Wintergirls by Laurie Halse Anderso
“Lia and Cassie are best friends, wintergirls frozen in fragile bodies, competitors in a deadly contest to see who can be the thinnest. But then Cassie suffers the ultimate loss—her life—and Lia is left behind, haunted by her friend’s memory and feeling guilty for not being able to help save her.”–Back Cover Description
Character and Plot
From page one, Lia is deep into mental illness and anorexia. The author shows us her world through her hallucinating eyes: a broken family that tries and fails to understand her; a friend she should have helped who now haunts her; classmates who speak meaningless words; other wintergirls who encourage her to “stay strong.” Despite Lia’s distorted view of herself, she shows her sweet personality with her stepsister, Emma. This relationship provides the single thread of hope that runs through the novel.
The plot reminds me of Dexter and Breaking Bad based on its disturbing spiral from Lia’s memories of being “a real girl” into her reality of a “wintergirl.” You watch Lia do horrible things to herself, and though in your head you scream at her to stop, you can’t tear your eyes off the page as you witness it happen.
If Tim Burton had written Alice and Wonderland, it might have looked something like this book. This is the second book I have read by Laurie Halse Anderson, and once again her writing leaves me gaping in awe. Her descriptions are as beautiful as they are haunting. Her tweaks of style serve a purpose. Running words together, crossing words out, filling entire pages with the same words, and leaving pages empty tell the story with the visual of the words themselves in addition concepts they represent.
At first, I didn’t like the cover, but after finishing the book, I agree with it. I don’t believe the description on the back cover does justice to the potency of the narrative.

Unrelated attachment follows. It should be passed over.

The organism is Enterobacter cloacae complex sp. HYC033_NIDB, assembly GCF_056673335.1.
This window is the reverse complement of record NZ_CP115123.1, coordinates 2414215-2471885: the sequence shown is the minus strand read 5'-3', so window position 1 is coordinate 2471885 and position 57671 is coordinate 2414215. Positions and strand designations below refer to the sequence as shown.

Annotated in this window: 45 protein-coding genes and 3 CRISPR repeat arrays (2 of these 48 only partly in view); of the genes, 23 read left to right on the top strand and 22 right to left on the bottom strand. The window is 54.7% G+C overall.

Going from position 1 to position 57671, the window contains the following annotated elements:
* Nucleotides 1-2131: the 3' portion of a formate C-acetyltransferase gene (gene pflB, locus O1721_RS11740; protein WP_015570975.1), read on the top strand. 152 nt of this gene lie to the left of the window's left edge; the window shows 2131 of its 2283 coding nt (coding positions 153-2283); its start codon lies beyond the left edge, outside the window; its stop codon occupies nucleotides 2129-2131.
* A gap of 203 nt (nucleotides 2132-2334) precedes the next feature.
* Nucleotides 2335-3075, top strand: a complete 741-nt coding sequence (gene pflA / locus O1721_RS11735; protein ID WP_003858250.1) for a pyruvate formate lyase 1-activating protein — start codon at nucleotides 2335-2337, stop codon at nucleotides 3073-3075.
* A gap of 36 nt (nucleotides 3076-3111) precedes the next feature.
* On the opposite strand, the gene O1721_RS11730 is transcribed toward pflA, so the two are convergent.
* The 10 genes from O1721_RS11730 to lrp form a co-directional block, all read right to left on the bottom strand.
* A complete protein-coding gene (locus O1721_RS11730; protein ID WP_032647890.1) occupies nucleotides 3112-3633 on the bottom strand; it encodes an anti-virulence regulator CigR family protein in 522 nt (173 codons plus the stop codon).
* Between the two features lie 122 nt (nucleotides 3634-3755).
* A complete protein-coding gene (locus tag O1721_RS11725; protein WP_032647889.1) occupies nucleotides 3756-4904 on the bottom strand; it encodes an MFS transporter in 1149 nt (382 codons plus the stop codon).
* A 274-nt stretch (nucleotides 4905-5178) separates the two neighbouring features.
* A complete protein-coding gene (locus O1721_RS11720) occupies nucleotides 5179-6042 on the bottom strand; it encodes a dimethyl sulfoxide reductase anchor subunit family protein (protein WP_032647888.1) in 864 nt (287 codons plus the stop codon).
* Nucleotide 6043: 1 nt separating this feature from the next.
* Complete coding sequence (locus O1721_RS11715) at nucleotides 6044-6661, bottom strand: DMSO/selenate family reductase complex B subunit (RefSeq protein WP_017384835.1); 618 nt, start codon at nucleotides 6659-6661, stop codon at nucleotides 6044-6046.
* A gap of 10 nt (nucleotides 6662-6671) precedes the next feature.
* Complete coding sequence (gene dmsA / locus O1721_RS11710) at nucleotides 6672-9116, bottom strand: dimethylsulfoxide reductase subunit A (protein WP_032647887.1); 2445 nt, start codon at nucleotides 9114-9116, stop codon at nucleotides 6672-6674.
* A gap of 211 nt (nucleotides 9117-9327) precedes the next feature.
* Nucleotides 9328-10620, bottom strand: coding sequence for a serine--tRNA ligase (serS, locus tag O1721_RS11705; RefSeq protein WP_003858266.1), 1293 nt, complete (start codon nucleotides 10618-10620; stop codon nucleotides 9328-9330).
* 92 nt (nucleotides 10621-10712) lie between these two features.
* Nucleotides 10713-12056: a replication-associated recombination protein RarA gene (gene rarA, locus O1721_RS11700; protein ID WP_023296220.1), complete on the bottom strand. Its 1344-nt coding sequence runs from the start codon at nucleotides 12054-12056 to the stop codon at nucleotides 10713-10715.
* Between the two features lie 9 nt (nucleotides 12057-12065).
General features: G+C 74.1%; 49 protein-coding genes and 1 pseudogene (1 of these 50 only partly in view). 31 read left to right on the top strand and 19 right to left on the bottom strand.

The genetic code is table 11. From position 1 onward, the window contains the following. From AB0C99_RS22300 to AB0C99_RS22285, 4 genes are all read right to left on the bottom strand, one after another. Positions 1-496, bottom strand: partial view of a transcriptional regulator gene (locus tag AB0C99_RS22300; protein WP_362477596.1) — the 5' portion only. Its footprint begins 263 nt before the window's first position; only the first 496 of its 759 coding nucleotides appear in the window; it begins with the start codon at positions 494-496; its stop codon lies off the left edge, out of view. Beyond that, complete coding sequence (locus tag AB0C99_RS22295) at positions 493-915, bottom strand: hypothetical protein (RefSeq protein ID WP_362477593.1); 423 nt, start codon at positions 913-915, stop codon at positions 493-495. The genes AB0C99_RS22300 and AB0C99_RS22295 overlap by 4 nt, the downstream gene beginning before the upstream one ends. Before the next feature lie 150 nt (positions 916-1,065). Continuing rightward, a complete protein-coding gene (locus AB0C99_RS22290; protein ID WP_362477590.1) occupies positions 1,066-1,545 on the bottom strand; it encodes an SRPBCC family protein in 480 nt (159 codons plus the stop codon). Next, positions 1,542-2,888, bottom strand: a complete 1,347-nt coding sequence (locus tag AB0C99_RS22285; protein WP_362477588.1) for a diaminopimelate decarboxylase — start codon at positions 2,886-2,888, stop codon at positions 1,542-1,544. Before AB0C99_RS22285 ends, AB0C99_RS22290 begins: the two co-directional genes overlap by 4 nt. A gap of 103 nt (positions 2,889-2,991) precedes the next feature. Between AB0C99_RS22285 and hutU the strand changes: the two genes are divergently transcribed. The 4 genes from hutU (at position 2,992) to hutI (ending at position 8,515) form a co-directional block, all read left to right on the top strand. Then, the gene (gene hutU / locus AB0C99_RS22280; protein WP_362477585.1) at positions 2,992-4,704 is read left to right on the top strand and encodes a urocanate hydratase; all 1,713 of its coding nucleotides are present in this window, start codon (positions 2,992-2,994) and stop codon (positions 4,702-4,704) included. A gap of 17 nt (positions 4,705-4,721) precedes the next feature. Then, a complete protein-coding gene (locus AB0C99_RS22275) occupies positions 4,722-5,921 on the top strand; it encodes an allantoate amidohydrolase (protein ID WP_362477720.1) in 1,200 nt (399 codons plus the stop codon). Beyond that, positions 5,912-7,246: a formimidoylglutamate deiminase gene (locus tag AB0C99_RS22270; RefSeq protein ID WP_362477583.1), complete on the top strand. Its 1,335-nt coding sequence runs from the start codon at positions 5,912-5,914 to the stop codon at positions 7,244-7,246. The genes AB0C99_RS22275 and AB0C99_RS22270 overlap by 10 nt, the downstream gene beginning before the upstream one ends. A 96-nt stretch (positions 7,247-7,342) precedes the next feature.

This book is not for readers who like long walks on the beach, but the right type would binge read it. Through the lens of its pages is an unflinching look into a sick mind and a grieving heart.
I’ll be honest, this book was too intense for me. It forced me back to a place I’d thought I’d left behind. Halfway through the book, I knew I should never have picked it up, but by then, I needed to reach the end. I needed the hope of a happy ending.
The right reader wouldn’t regret shelling out their precious pennies for a hardcover copy. I’m glad I can return mine to the library, lest it haunt me from my bookshelf.
I advise you to tie a rope around your waist before diving into this book, because after swimming in the darkness, you’ll need a lifeline to pull yourself back to the surface.
Read with caution.
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If this interests you, you may also like The Impossible Knife of Memory and Speak (Reviews Pending)
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